The wall street journal posted this article, good read...
Latest U.S. Tariffs Could Make Auto Parts Pricier
The U.S. imports about $10 billion a year in auto parts from Chinese manufacturers, leaving few alternative suppliers after new tariffs take effect
SHANGHAI—The Trump administration’s latest tariffs will hammer Chinese auto-parts makers, likely raising prices for their U.S. customers, who have few options to buy key parts elsewhere, manufacturers and industry experts say.
The new tariffs on $200 billion of Chinese-made goods, announced Monday and set to take effect next week, are expected to hit a range of auto-related imports—from crankshafts and spark plugs to windshield-wiper blades—and reverberate through the supply chain, potentially impacting the prices of new and used cars alike.
The automotive industry has become so globalized, and Chinese suppliers so dominant at certain points in the supply chain, that there are few immediate and affordable alternatives to China for some materials and parts, industry experts say.
More than 1,000 Chinese companies export auto parts to the U.S., shipping axles, fog lamps, brake rotors and more to U.S. auto companies and parts stores. The U.S. imports about $10 billion in parts from China annually, second only to Mexico’s $23 billion, according to a recent Boston Consulting Group study. The latest round of tariffs will impose a 10% duty effective Sept. 24 and then increase it to 25% by the end of the year.
Those tariffs could increase prices for car owners looking to replace worn-out components—some of which, such as brake rotors, are built mostly in China. A 25% tariff would likely increase the average cost of replacing a set of four brake rotors from $280 currently to nearly $400, which could dissuade some car owners from making needed repairs, according to the Auto Care Association, a lobbying group for independent parts manufacturers, distributors and retailers.
For Chinese companies already anxious about tariffs, this week’s announcement could add to worries that U.S. customers might take their business elsewhere.
Orders halved at Jiangsu Pomlead Co., a Chinese manufacturer of aluminum wheels based in the eastern city of Lianyungang, after the Trump administration first proposed the tariffs in July, said international trade manager Song Chengcheng.
Mr. Song said he was looking into shipping products via South Korea to skirt the tariffs. Even so, Pomlead has assured its 300-worker staff that there won’t be layoffs. U.S. buyers have no choice but to stick with the company, Mr. Song said, because few other global suppliers can produce parts of the quality American auto makers require.
There is already a 2.5% U.S. tariff on imported Chinese auto parts. Adding even a 5% tariff on top would seriously harm businesses that already existing on wafer-thin margins, said Andy Zhou, foreign trade manager at Zhejiang Huagong Automobile Parts Co., before the latest round of tariffs were announced.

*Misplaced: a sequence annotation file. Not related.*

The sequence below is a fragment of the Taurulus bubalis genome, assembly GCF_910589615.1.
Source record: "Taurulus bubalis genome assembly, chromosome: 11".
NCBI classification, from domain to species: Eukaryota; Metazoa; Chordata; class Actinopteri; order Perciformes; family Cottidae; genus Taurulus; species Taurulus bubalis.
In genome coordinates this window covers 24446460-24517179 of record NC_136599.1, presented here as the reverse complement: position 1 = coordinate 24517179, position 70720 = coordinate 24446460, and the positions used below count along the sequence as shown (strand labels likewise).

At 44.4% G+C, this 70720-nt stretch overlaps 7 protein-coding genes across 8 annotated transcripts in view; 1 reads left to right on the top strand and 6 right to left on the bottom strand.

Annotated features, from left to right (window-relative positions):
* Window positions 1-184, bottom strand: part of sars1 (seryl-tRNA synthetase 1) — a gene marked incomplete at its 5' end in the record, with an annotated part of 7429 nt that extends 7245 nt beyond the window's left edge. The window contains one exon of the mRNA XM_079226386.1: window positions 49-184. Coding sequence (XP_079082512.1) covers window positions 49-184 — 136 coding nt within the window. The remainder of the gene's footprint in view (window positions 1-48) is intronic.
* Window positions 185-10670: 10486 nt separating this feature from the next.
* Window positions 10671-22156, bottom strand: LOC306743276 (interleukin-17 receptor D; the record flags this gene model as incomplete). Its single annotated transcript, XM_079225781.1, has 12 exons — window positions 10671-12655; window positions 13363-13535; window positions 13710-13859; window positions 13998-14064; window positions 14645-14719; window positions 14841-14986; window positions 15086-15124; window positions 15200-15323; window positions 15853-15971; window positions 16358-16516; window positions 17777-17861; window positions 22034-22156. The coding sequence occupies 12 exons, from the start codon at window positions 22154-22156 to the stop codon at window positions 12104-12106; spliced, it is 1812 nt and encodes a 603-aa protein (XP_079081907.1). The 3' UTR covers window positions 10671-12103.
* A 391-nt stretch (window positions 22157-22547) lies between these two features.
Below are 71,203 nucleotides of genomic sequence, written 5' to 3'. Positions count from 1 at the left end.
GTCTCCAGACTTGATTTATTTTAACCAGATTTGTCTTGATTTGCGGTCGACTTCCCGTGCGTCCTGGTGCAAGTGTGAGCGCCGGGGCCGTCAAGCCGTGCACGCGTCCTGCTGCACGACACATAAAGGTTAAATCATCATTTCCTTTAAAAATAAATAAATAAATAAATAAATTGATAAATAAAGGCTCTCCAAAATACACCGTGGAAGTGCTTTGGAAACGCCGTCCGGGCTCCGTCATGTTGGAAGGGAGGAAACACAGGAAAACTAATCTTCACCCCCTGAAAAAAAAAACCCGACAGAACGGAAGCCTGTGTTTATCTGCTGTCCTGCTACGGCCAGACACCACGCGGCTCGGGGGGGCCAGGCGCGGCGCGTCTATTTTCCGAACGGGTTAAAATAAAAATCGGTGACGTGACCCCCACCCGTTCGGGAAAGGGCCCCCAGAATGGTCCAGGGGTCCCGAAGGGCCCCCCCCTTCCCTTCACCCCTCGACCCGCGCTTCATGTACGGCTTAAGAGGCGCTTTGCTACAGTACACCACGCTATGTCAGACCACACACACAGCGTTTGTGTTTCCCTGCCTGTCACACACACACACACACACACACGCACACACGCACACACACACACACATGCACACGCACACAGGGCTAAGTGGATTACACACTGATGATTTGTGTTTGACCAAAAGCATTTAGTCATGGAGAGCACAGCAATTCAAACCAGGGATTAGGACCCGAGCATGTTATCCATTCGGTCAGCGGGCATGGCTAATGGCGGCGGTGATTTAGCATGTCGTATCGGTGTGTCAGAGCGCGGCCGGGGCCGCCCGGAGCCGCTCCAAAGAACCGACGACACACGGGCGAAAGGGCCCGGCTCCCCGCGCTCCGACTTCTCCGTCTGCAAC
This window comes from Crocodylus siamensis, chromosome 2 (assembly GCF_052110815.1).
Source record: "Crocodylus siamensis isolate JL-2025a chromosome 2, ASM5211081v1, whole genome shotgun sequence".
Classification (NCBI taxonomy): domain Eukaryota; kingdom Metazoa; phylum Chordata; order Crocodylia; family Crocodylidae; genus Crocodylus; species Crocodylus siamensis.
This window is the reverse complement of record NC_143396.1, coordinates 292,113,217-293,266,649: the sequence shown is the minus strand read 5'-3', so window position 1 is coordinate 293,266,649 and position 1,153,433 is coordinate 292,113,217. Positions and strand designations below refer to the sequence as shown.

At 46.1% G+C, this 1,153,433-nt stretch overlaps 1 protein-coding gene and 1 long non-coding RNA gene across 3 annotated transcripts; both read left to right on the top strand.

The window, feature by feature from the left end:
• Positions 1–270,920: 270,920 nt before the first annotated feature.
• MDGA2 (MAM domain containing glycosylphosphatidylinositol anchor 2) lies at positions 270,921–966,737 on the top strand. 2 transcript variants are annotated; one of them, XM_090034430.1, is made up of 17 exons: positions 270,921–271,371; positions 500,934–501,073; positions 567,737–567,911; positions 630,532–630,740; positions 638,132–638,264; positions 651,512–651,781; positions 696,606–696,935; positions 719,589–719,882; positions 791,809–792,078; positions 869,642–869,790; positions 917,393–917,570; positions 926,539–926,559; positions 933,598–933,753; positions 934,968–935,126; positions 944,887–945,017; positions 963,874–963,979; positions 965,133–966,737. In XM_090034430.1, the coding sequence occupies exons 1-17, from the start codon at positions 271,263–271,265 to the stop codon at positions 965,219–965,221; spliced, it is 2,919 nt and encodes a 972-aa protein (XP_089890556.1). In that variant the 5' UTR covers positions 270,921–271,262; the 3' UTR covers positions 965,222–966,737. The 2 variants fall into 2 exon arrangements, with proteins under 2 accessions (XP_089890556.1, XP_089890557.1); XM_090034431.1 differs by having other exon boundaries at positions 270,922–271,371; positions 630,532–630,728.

But Mr. Zhou said his business, which makes pumps for oil and coolant systems, operates on relatively long-term contracts, as is common in the auto supply chain, meaning his customers need to give 12 months’ notice to negotiate price changes. While Huagong is insulated from the impact of tariffs until mid-2019, Mr. Zhou said his U.S. customers will see costs rise immediately.
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The levies will hit not only Chinese manufacturers but also companies with manufacturing operations in the U.S. that depend on those parts makers or that build parts in China themselves.
Columbus, Ind.–based engine manufacturer Cummins Inc. builds engines exclusively in China to meet local demand and because it is the only place where some specialized parts can be sourced. More than 10,000 of its Chinese-built engines are exported to the U.S. each year, out of some 250,000 engines produced at the plant annually, the company says. Cummins estimates that, altogether, the tariffs the Trump administration has imposed so far will cost the company $100 million in direct and indirect expenses this year.
“We understand there are issues we need to address with China to create a level playing field, but we don’t think unilateral tariffs or a trade war are the right way,” said Jon Mills, a Cummins spokesman. China accounted for more than a quarter of the company’s $20.4 billion in sales last year.
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U.S. parts suppliers are especially vulnerable to tariffs because they typically buy components from China to supply U.S. auto makers, which won’t easily accept price increases, said Catherine Karol, an attorney who represents suppliers for Detroit-based law firm Butzel Long.
“Auto suppliers are caught in the middle. They’re whipsawed by this,” Ms. Karol said.
Lobbyists for auto-parts manufacturers in the U.S. have opposed the broad-brush tariffs, urging the Trump administration to take a much more targeted approach by using anti-dumping duties instead.
“This overall blanket approach is going to cost consumers” in the form of higher prices, said Ann Wilson, senior vice president at the Washington-based Motor Equipment & Manufacturers Association. Steel and aluminum tariffs are already squeezing suppliers, and the latest levies on Chinese-made goods will only exacerbate profit pressures in the industry, she said.
—Lin Zhu contributed to this article.
Write to Trefor Moss at [email protected]
and Chester Dawson at [email protected]
Corrections & Amplifications
Cummins estimates tariffs implemented by the Trump administration will cost the company $100 million in direct and indirect expenses this calendar year. An earlier version of this article incorrectly said it would cost the company $200 million. (Sept. 19, 2018)